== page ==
This blog has been missing in action.  Don’t go away.  The Horn of Africa is in the cross hairs of evil spirits these days.  Hardly anything there is going right.  For now, the unfinished Eritrea-Ethiopia history will be sidelined, though the border between them could unexpectedly become a front line without warning. But today’s news in Somalia and elsewhere in the Horn is more pressing.

In this blog on June 1, 2009 I wrote:  “Without a government, it became global open season on Somalia’s fish.  The local fishing industry was completely disrupted.  Canning for export stopped.  Local fish catches shrank as stocks were depleted by foreign fleets.” 

For years — ever since the Somali government collapsed in 1991 — no one protected Somali interests in its well stocked coastal waters.  Soon they were being over-fished, mainly by foreign poachers.  Local fisherman were increasingly abused and pushed aside.  

As catches declined in their home waters declined and abuse grew, outraged Somalis responded with low tech but effective attacks on the intruders.  They paid off so well that the local vigilante pirates were pushed aside by well financed high tech criminal pirate gangs, often foreigners with lawyers in London to negotiate ransoms and arrange payoffs.  Somalis provided the cheap labor and took risks,  but the big money went to the few at the top, not Somalis, or to wealthy Somali expatriates.  

Without a government, no one protected Somali coastal waters from illegal  and hostile raids bigger, more modern fleets. The local fishing industry was completely disrupted. Canning for export stopped. Local fish catches shrank for those fishermen daring enough to go out at all, as stocks were depleted. An AP report  confirms the harm done. What little fishingvives is showing better results as fish populations recover, but the catches are only for local consumption. No canning or exporting is possible in the present madness.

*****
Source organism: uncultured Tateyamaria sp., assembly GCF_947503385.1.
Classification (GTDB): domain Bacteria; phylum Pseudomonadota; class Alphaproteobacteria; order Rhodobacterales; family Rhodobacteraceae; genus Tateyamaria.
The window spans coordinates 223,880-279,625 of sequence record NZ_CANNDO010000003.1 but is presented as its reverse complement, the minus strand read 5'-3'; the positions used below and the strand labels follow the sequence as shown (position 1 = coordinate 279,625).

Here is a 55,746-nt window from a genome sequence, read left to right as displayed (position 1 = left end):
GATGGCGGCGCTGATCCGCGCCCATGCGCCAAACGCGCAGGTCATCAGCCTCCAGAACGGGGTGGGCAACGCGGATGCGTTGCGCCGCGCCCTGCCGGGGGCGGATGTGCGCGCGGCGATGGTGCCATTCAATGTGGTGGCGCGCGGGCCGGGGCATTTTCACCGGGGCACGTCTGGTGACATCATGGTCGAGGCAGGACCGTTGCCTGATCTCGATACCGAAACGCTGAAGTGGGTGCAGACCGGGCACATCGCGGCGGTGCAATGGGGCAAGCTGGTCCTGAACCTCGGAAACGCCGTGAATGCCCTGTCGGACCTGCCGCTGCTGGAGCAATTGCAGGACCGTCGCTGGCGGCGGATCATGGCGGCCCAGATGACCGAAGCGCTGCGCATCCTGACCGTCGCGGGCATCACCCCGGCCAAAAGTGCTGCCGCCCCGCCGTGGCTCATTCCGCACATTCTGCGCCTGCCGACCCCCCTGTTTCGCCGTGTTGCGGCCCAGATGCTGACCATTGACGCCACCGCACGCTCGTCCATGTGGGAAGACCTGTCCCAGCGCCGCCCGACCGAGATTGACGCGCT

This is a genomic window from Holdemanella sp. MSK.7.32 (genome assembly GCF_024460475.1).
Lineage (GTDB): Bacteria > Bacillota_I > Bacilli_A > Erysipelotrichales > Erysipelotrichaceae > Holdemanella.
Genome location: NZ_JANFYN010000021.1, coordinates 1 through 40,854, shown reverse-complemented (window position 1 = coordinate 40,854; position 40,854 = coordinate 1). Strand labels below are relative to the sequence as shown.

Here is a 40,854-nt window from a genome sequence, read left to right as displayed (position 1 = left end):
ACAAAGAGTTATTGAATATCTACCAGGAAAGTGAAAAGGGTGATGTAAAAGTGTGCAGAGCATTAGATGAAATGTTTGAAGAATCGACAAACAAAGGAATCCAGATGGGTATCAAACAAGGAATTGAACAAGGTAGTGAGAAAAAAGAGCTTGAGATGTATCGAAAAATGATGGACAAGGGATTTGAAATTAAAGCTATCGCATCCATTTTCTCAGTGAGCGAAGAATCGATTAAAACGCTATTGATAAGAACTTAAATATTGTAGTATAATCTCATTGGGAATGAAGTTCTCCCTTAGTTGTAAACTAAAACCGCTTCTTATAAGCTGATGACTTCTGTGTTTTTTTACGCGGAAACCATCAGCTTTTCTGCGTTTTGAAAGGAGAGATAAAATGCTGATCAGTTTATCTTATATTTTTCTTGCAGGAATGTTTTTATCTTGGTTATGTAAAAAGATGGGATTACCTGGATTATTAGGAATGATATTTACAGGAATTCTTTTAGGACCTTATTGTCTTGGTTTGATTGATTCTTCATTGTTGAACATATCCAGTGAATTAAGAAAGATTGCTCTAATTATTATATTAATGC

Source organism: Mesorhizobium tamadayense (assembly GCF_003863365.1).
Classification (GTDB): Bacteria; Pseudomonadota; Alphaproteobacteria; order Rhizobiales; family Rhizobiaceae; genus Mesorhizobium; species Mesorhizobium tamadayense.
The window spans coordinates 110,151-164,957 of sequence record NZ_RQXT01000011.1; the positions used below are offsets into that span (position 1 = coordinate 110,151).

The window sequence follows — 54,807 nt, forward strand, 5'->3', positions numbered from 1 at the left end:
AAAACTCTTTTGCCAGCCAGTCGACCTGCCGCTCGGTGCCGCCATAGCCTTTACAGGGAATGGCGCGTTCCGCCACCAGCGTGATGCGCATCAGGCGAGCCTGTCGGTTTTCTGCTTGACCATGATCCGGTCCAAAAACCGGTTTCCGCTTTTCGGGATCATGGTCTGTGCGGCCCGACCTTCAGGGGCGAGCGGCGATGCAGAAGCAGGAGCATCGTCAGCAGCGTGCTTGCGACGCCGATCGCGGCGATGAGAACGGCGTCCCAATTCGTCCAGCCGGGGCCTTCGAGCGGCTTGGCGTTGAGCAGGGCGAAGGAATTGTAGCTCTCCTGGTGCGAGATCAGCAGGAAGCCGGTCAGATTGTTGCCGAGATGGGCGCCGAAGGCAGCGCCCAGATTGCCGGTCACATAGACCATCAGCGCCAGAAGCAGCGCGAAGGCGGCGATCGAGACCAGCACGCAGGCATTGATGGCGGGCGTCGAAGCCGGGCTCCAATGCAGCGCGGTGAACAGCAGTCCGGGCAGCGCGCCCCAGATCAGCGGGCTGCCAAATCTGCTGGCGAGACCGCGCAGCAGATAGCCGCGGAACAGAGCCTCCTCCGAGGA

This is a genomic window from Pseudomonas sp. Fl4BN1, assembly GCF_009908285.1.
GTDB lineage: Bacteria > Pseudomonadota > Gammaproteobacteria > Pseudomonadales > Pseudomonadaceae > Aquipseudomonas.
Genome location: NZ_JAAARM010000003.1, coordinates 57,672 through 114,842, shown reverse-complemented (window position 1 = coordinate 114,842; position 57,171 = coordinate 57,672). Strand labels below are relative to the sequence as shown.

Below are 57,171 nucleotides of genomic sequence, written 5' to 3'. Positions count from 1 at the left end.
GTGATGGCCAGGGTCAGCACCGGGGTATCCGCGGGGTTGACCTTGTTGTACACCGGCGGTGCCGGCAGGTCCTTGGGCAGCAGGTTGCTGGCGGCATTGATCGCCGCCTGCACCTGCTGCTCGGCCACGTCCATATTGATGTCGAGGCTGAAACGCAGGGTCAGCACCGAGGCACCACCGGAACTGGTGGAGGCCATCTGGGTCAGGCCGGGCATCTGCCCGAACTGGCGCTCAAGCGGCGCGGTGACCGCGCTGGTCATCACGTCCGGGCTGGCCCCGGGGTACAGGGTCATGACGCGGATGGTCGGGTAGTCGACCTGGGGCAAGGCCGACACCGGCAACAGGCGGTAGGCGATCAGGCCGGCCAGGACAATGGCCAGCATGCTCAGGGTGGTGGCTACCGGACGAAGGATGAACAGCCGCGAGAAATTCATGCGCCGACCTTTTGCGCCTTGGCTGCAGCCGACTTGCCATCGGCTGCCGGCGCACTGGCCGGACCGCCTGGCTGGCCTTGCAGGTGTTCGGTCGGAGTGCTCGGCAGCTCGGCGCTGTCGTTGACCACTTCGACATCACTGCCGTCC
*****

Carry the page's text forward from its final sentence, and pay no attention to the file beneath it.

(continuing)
Large scale piracy in Somali waters by foreign fishermen (including some from Europe and Asia) has now become too risky because of the other pirates — the ones in the headlines.  

One of these days the Somali nightmare will end and a government will emerge from the ashes.  When it does, a commercial fishing industry in a hungry world can help get the national economy get back on its feet. 

All it would take is a little help from a small fraction of the international naval fleet now patrolling the Indian Ocean.  They could easily deter the fishing mafia that turned a local nuisance (occasional seaborne coastal crime) into an international problem. 

When that day comes, will the world help Somalia fend off the fishing fleets of a dozen nations?